ZABUL PROVINCE, Afghanistan -- Part 1: In-Processing
As the recruits stepped off the bus in Zabul province, five Afghan Uniform Police officers were there to great them.
Within the next week, more than 250 recruits will arrive for training at the Police Training Center in the capital city of Qalat, and the AUP instructors will guide them through the six-week course. Eight U.S. Marines will serve as mentors.
“This is our first class that we will train from start to finish,” said Staff Sgt. Jose Ortiz, senior training mentor. “The last class was double the size of a normal class and this class will be just as big, if not bigger.”
The Marines are part of NATO Training Mission Afghanistan, reservists deployed from Alpha Company, 1st Battalion, 23rd Marines, out of Houston, Texas.
They arrived at the training center, Jan. 30, and helped with the last few weeks of training for the previous class. Approximately 252 students graduated.
Along with the Marine mentors, there is one U.S. contracted civilian mentor and five Afghan instructors.
Ortiz said with this class, they would get a chance to mold the recruits right from the start.
“We are not here to change their culture or even gauge their progress by our standards, because truthfully, it is night and day,” he said. “We are here to help them through the process as mentors and hopefully soon, just stand back and watch.
Upon arrival, students are issued uniforms and taken through the U.S. and Afghan in-processing system. In-processing can take up to a week.
Each student is registered into the Handheld Interagency Identification Detection Equipment, or HIIDE system. The biometrics system is used to verify identity. It scans the iris, takes fingerprints and loads the data for future use. If a person has been arrested, the information will show up on the system when the biometrics are taken, as long as biometrics were taken at the time of arrest.
Officials from the Afghan Ministry of Interior also came to the training center to process the students. Each recruit receives blood tests, immunizations, an eye test and a physical.
The recruits are issued linens, and given rooms that are spread out around the base. The rooms are open bay facilities with bunk beds, but somewhat crowded.
The size of the classes has become an issue at the training center. With only five Afghan instructors, the student teacher ration is almost 50 to 1. The Afghan instructors live at the center, which means the students are never alone.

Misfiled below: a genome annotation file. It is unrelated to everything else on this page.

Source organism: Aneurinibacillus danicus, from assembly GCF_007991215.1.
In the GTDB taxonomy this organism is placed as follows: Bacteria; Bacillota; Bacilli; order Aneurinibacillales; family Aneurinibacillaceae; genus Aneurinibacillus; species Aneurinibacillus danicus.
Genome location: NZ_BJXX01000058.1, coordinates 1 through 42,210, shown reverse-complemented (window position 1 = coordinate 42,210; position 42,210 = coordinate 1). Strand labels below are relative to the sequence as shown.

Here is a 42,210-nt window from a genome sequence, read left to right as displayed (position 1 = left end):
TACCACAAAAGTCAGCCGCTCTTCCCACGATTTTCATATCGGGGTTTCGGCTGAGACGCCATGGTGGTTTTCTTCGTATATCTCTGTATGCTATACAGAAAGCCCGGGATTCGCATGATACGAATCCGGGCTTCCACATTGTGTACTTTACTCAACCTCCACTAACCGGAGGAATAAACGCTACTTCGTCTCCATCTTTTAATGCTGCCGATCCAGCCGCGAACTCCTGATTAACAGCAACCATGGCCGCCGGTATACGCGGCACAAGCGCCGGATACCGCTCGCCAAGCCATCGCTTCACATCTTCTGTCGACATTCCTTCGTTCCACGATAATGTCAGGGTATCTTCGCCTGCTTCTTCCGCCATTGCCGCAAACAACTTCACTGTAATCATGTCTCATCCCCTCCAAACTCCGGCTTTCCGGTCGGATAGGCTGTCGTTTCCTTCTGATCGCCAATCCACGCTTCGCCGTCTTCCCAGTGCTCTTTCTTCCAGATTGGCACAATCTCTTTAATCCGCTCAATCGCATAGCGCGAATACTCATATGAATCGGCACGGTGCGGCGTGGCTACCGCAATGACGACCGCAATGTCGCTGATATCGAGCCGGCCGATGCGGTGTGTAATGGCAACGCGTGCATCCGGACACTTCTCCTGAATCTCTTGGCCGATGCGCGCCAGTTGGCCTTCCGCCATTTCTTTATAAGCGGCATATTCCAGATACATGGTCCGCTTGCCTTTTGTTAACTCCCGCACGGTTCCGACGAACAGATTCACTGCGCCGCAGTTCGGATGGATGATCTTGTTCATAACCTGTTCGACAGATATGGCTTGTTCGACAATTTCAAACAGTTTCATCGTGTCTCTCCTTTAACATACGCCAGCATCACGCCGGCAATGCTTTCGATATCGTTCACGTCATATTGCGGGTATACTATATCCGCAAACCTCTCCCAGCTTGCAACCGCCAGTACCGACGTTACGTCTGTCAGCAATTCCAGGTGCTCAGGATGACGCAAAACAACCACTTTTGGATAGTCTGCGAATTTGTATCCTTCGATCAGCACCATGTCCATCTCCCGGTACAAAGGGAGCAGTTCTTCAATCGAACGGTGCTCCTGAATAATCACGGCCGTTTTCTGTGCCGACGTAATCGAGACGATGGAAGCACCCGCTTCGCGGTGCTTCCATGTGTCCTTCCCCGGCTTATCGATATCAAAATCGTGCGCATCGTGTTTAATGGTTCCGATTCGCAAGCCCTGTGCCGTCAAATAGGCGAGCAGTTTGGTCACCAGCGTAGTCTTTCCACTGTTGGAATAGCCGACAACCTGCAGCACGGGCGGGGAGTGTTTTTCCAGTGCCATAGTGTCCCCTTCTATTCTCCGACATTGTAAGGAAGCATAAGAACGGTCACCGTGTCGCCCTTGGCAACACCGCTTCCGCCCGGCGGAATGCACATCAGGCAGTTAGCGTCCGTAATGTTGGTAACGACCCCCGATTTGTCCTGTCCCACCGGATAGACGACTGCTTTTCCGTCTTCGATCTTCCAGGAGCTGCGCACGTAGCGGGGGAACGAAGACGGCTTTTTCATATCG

Recruits at the PTC come from Kandahar and Zabul provinces, and sometimes, tribal clashes occur.
To help combat problem like this, the instructors, with help from the Marines, plan to establish strict guidelines. Ortiz said by establishing guidelines up front, it would empower the instructors, and hopefully, build their confidence.
“I remember in boot camp standing on the footprints and then turning to see the wall with all the articles they could charge me with,” said Ortiz. “They read me my rights as soon as I got there, and it scared us. I just thought to myself: my job is to listen and learn and that is what I am going to do.”
There is a close bond between the Afghan Police staff and the Marines at the training center.
Capt Abdul Wahab, the AUP training center commander, briefed the recruits when they arrived.Shortly after, he dismissed a student from training when the student said to him, “I didn’t like it that U.S. Forces are here.”
“There are only eight of us, so it’s nice to know that the Afghan police officers here have our backs,” said Ortiz.
Curriculum for the class comes from the Afghan Ministry of Interior.
“They give us the items that have to be covered during training; however, there is no set order in which the training must be accomplished,” said Ortiz.
Many of the recruits seemed young and impoverished, but excited to start training.
Upon completion of the course, police officers receive a certificate and return to their respective provinces to serve.
Sergeant Ortiz said that the tough part of all this is trying to determine friend from foe. “There is a possibility that some of these kids get out of here and just go back and use the tactics they have learned here against us.“
Another issue within the training center is logistics. The well on the base stopped working three days before the recruits arrived. It was still down when they showed up for in-processing.
“We need the well to be operational for training, but we don’t want to fix it for them. That is not why we are here. We are here to mentor. We want them to do it on their own,” said Ortiz. “It should be up and running within two days.”
There is also a language barrier. Three of the five Afghan instructors speak Dari, however most of the students here speak Pashto. That leaves only two Afghan instructors who can actually instruct without the assistance of a linguist.
“The ideal situation would be that all our instructors spoke both languages, but we just don’t have that,” said Ortiz.
As training gets started, the mentors are ready for their first full class, hoping their inputs do not fall on deaf ears.